Is This the End of the Crypto Bull Market? History Says No

Bull cycles are never up only.

By: Pedro Solimano Loading...

Is This the End of the Crypto Bull Market? History Says No

As crypto holders panic over the latest drop in the market, it may be of some comfort to know that if this bull cycle is anything like the two previous ones, then the market may be taking a breather on its way up.

In the bull markets of 2017 and 2021, Bitcoin experienced eight and six pull backs, respectively. We are defining a correction, or pull-back, as a 20% or more drop within a 30-day period.

If we believe we are in a current bull market, and that the cycle started in March 2024 when we broke previous all-time highs, then we’ve had two corrections so far. Meaning there will likely be more dips down the line, but also that the top is not in yet.

Bitcoin suffered a 7% drop this week, falling to $56,600, and Ethereum plummeted 12% to $2,980 today. Other tokens have seen similar fate, with Notcoin shedding one third of its value in the past seven days, trading for $0.01, and Dogecoin dropping to $0.10, registering a 17% loss.

These heart-wrenching price movements, the latest of which occurred today as Mt. Gox. began payouts, have caused even the most seasoned trader to rush for the exits.

“Bitcoin takes the elevators up but the stairs down,” is a common adage that can be helpful to remember during days like today. However, and despite enthusiasts claiming the bull market is over, pullbacks are a normal, and natural, part of every upcycle.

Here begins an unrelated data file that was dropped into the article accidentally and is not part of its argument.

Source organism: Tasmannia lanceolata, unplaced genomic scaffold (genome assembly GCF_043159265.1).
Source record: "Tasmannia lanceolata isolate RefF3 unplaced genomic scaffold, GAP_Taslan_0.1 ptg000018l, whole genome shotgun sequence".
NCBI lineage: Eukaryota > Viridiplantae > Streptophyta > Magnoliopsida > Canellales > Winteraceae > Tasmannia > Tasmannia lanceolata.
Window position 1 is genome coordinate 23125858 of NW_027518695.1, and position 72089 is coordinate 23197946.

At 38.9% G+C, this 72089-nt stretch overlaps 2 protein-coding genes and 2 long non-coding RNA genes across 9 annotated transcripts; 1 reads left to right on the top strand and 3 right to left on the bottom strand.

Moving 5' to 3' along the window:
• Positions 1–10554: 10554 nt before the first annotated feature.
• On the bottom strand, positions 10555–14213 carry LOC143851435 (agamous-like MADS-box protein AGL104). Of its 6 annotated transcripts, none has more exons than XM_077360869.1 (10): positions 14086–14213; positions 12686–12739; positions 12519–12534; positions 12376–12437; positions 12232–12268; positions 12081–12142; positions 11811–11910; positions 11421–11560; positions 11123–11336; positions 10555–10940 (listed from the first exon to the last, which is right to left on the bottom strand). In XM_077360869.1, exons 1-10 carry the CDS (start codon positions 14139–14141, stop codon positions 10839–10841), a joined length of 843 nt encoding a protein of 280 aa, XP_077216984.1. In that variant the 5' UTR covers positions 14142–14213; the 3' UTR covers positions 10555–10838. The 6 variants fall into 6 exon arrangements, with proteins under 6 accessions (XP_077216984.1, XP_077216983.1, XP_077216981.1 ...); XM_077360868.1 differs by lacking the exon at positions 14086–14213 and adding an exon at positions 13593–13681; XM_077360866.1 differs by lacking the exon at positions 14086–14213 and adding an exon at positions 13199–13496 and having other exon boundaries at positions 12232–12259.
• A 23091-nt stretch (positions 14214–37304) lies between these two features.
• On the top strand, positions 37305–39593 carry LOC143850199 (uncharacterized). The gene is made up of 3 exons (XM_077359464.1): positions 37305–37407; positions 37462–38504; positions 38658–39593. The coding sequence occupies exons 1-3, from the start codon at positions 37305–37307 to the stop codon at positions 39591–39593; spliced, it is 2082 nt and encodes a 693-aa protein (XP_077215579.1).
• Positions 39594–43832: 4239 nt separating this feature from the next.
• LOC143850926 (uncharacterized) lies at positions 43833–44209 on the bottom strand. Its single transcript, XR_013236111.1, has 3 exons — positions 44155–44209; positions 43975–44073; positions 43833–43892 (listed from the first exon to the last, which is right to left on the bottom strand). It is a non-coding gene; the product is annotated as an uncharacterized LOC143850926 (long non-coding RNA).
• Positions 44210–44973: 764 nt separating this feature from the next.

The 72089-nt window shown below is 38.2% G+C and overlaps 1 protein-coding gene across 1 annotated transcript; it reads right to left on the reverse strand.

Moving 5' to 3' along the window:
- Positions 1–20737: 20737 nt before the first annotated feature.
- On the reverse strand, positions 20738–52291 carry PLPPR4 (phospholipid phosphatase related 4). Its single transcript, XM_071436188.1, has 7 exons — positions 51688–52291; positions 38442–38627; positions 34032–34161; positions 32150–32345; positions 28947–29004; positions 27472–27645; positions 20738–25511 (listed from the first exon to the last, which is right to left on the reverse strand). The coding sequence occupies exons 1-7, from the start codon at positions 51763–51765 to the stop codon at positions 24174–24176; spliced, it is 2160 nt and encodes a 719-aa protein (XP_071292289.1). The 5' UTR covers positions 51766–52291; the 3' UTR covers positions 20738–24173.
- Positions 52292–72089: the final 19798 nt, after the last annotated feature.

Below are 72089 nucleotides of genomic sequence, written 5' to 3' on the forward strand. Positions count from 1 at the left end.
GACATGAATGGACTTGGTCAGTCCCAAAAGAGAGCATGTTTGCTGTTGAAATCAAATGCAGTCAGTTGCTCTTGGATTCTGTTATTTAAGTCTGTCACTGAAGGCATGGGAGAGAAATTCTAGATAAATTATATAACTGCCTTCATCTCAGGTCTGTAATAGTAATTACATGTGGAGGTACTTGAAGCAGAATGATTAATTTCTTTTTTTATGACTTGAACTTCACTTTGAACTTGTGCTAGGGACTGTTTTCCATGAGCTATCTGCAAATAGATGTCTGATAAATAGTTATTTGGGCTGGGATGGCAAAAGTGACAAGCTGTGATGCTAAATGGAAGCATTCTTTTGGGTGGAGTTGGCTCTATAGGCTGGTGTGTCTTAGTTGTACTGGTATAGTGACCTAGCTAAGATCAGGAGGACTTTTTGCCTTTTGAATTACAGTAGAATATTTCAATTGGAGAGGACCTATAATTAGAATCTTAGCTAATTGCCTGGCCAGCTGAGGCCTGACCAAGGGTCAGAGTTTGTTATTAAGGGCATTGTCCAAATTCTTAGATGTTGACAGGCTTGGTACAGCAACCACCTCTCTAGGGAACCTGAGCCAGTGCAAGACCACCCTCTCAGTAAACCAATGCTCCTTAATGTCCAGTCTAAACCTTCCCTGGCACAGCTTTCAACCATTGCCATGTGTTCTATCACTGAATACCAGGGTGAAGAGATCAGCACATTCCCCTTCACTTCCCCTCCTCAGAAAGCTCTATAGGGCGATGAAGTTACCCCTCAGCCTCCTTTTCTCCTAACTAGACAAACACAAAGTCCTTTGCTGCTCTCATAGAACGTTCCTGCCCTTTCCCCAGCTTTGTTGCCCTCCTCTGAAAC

2017 Bull Cycle

Between 2016 and 2017, Bitcoin soared from $1,000 to a high of $19,800 in a matter of ten months.

During the same period, Bitcoin’s price suffered six pullbacks in the double digits, however. The majority of these, in fact, were closer to 40% drops than the 21% that is currently plaguing Bitcoin and Ethereum on the monthly time frame–a reminder that these aren’t the most pain we have seen in recent history.

2021 Bull Cycle

Crypto’s bull cycle of 2021 followed a similar pattern.

After dropping to below $10,000, in July 2020 the price began its uptrend. Towards the end of the year, it broke through its previous all-time high, and consensus was that the bull run was here.

On its way to its new all-time high of $67,000–broken short by the crimes orchestrated by Sam Bankman-Fried–Bitcoin’s price suffered a plethora of dips. These included a sizable 50% drop in mid 2021, and more than six double-digit drops.

However, and after the near death knells brought on by infamous crypto characters like SBF, Do Kwon, Kyle Davies, and Su Zhu, token prices have recovered.

Maturing Market

While the specter of SBF and others continue to haunt crypto, the market has matured.

Now we have the titans of traditional finance buying and holding Bitcoin–with Blackrock and the ten other Bitcoin ETF providers holding more than 4% of the network’s 21 million supply. Ethereum’s own ETF looms on the horizon, and analysts expect its approval to take place on July 8.

Some of the most important investors in the world back the asset, and use-cases for crypto have skyrocketed. Tokenization of real world assets is happening at breakneck speed, the largest institutions in the world are experimenting with crypto payments, and every region in the world is seeing more crypto adoption.

But even as the crypto market has matured, some traders are painfully witnessing it’s still not exempt from volatility.